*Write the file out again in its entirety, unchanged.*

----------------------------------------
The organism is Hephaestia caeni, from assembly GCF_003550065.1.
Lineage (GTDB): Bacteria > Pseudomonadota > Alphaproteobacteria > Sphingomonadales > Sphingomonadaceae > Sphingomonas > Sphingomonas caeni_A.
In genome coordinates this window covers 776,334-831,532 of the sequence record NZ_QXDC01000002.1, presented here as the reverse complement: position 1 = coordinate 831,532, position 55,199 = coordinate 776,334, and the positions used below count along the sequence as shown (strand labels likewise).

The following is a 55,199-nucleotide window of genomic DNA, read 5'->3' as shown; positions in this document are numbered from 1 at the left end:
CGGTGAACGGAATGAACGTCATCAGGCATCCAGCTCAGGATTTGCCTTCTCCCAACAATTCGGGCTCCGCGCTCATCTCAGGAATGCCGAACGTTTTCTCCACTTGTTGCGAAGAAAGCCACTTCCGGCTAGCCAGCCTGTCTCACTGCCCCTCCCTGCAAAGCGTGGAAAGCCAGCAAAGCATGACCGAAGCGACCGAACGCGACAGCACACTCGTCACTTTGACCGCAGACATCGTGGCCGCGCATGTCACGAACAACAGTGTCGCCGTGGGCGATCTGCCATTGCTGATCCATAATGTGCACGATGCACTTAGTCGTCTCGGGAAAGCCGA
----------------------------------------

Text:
The organism is Hephaestia caeni, from assembly GCF_003550065.1.
Lineage (GTDB): Bacteria > Pseudomonadota > Alphaproteobacteria > Sphingomonadales > Sphingomonadaceae > Sphingomonas > Sphingomonas caeni_A.
In genome coordinates this window covers 776,334-831,532 of the sequence record NZ_QXDC01000002.1, presented here as the reverse complement: position 1 = coordinate 831,532, position 55,199 = coordinate 776,334, and the positions used below count along the sequence as shown (strand labels likewise).

The following is a 55,199-nucleotide window of genomic DNA, read 5'->3' as shown; positions in this document are numbered from 1 at the left end:
CGGTGAACGGAATGAACGTCATCAGGCATCCAGCTCAGGATTTGCCTTCTCCCAACAATTCGGGCTCCGCGCTCATCTCAGGAATGCCGAACGTTTTCTCCACTTGTTGCGAAGAAAGCCACTTCCGGCTAGCCAGCCTGTCTCACTGCCCCTCCCTGCAAAGCGTGGAAAGCCAGCAAAGCATGACCGAAGCGACCGAACGCGACAGCACACTCGTCACTTTGACCGCAGACATCGTGGCCGCGCATGTCACGAACAACAGTGTCGCCGTGGGCGATCTGCCATTGCTGATCCATAATGTGCACGATGCACTTAGTCGTCTCGGGAAAGCCGA